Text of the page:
• November 25/85 1523 WB: 9591-9436 hauling only five loads with caboose 79440 at Mi 182 Kingston Sub:
  • December 19/85 1437 WB: 9496-9516 only about 13 trailers, sample cars CN 683271, 683399, 683496, 683499 and caboose 79545 (by L.C. Gagnon).
Meanwhile, over at CP, double-stack container cars measuring 169 feet in length, carrying six 40-foot COFC leased from SP by Alberta government for a twelve-week evaluation. The government was studying the feasibility of an inland port/COFC system, according to CP Rail News, in September 1984.

In 1985-86, Montreal-Toronto service expanded to two trains each day each way, five days per week, adding a Chicago-Montreal 23-hour service once per day, CN train Nos 238/239. Originally, CN Laser train 239 departed Montreal at noon Monday-Friday, arriving Toronto 1930. Departing Toronto at 0030, Port Huron at 0515 arriving Chicago 1230.  Eastbound No 238 departed Chicago Monday-Saturday at 2100, Port Huron 0620, arriving Toronto 1125, departing Toronto Monday-Friday at 1330, arriving Montreal at 2100. Power was CN GP40-2L(W)'s between Montreal and Toronto, with GTW (ex-DT&I) GP40's also in use between Toronto and Chicago.  On-time performance would reach over 90% in 1986!

CN 9560 (on Moira River bridge, above) and 9566 (through the yard, below) leading Lasers westbound through Belleville in August, 1991. Three photos from online auction site.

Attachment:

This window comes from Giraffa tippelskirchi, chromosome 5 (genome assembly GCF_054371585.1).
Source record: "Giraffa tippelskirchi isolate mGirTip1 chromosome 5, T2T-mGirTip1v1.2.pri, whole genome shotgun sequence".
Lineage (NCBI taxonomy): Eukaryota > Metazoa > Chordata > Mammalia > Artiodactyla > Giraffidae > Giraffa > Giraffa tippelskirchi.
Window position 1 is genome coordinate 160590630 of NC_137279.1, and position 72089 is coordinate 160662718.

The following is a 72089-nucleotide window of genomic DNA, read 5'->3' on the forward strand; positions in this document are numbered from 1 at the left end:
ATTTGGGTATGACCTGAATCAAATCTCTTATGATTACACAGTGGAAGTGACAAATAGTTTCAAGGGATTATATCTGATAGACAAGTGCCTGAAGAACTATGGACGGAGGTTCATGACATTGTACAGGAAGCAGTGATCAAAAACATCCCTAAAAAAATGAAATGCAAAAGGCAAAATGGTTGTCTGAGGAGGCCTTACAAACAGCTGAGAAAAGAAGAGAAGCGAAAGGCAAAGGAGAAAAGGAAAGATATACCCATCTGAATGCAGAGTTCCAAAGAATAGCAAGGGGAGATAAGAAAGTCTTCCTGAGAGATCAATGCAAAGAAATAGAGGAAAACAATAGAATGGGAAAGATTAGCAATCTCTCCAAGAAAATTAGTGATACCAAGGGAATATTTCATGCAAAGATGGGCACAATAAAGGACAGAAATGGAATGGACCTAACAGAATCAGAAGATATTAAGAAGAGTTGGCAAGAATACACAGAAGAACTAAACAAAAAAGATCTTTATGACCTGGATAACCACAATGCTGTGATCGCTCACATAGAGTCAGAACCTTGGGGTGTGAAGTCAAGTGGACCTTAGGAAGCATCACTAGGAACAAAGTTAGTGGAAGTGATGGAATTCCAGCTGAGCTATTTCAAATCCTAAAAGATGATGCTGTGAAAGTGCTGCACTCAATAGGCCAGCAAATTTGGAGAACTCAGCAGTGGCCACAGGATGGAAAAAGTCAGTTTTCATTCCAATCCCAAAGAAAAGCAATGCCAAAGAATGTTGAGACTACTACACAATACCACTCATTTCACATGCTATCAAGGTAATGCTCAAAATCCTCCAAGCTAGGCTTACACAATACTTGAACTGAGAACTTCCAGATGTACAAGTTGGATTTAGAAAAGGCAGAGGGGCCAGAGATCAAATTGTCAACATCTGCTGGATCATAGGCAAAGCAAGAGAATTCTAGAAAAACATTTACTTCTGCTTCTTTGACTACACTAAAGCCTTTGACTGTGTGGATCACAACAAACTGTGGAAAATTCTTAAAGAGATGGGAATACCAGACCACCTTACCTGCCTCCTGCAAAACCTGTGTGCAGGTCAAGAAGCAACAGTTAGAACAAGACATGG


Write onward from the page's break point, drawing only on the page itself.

At Cobourg, undated:


On September 28, 1986 CN No 207 had two five-paks on the head end, likely as a test. Rob Leachman photographed the train on the Salmon River bridge and reports that this was the only time he'd seen double-stacks on the National Transcontinental line from 1984-1990!

On November 28, 1987 CN tested a five-pak double-stack platform on CN train No 220 through western Canada, with a CN instrument car monitoring the movement pulled by two CN SD40's. At the time - CN had no plans to begin double-stack service!)

In February 1989, the first double-stack trains were loaded at Vancouver wharf for Toronto with service on a weekly basis: 5-Paks of Neptune Orient Lines and OOCL import-export containers on CN. CP still opposed the use of COFC cars but arranged to lease 100 'spine cars' from CGTX and Alberta Intermodal Services. CP's reticence would last as long as 1991. Many tunnels in the mountains would need to be enlarged to handle full-height double-stacks. Container lines were dictating service levels - endeavouring to send entire shiploads of containers in a cross-continent land-bridge. New equipment in the early-90's were paving the way for domestic double-stack service.